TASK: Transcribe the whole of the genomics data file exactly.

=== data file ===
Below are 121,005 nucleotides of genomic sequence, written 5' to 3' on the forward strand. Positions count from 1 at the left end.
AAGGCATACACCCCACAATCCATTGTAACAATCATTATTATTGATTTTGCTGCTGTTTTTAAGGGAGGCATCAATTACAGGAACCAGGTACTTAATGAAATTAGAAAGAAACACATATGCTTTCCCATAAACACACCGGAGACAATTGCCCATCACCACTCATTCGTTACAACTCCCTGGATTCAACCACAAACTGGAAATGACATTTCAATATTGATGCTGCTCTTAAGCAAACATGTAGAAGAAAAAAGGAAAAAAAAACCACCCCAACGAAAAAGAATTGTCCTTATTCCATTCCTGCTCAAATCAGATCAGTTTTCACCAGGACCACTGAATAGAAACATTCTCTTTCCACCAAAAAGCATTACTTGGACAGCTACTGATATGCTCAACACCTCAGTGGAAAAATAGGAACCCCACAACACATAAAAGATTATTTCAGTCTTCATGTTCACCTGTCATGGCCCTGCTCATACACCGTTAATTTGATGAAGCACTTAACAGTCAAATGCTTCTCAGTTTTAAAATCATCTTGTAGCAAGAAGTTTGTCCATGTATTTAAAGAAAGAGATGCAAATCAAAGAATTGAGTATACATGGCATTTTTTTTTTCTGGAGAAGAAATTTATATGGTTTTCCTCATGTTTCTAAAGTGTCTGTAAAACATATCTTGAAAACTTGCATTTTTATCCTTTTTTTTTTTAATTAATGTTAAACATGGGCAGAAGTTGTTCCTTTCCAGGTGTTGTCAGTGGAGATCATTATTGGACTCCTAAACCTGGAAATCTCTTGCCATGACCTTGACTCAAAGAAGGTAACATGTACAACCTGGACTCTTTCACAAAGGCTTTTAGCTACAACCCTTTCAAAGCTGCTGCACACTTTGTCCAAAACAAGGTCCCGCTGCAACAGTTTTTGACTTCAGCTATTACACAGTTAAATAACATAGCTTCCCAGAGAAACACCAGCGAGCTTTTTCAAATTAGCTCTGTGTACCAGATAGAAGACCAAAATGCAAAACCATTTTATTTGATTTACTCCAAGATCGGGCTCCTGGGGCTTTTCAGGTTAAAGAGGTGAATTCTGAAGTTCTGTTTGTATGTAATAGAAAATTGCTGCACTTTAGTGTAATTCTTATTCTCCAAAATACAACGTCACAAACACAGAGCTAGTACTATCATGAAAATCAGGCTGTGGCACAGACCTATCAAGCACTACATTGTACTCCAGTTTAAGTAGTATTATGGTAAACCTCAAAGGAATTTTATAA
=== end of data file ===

Below are 121,005 nucleotides of genomic sequence, written 5' to 3' on the forward strand. Positions count from 1 at the left end.
AAGGCATACACCCCACAATCCATTGTAACAATCATTATTATTGATTTTGCTGCTGTTTTTAAGGGAGGCATCAATTACAGGAACCAGGTACTTAATGAAATTAGAAAGAAACACATATGCTTTCCCATAAACACACCGGAGACAATTGCCCATCACCACTCATTCGTTACAACTCCCTGGATTCAACCACAAACTGGAAATGACATTTCAATATTGATGCTGCTCTTAAGCAAACATGTAGAAGAAAAAAGGAAAAAAAAACCACCCCAACGAAAAAGAATTGTCCTTATTCCATTCCTGCTCAAATCAGATCAGTTTTCACCAGGACCACTGAATAGAAACATTCTCTTTCCACCAAAAAGCATTACTTGGACAGCTACTGATATGCTCAACACCTCAGTGGAAAAATAGGAACCCCACAACACATAAAAGATTATTTCAGTCTTCATGTTCACCTGTCATGGCCCTGCTCATACACCGTTAATTTGATGAAGCACTTAACAGTCAAATGCTTCTCAGTTTTAAAATCATCTTGTAGCAAGAAGTTTGTCCATGTATTTAAAGAAAGAGATGCAAATCAAAGAATTGAGTATACATGGCATTTTTTTTTTCTGGAGAAGAAATTTATATGGTTTTCCTCATGTTTCTAAAGTGTCTGTAAAACATATCTTGAAAACTTGCATTTTTATCCTTTTTTTTTTTAATTAATGTTAAACATGGGCAGAAGTTGTTCCTTTCCAGGTGTTGTCAGTGGAGATCATTATTGGACTCCTAAACCTGGAAATCTCTTGCCATGACCTTGACTCAAAGAAGGTAACATGTACAACCTGGACTCTTTCACAAAGGCTTTTAGCTACAACCCTTTCAAAGCTGCTGCACACTTTGTCCAAAACAAGGTCCCGCTGCAACAGTTTTTGACTTCAGCTATTACACAGTTAAATAACATAGCTTCCCAGAGAAACACCAGCGAGCTTTTTCAAATTAGCTCTGTGTACCAGATAGAAGACCAAAATGCAAAACCATTTTATTTGATTTACTCCAAGATCGGGCTCCTGGGGCTTTTCAGGTTAAAGAGGTGAATTCTGAAGTTCTGTTTGTATGTAATAGAAAATTGCTGCACTTTAGTGTAATTCTTATTCTCCAAAATACAACGTCACAAACACAGAGCTAGTACTATCATGAAAATCAGGCTGTGGCACAGACCTATCAAGCACTACATTGTACTCCAGTTTAAGTAGTATTATGGTAAACCTCAAAGGAATTTTATAA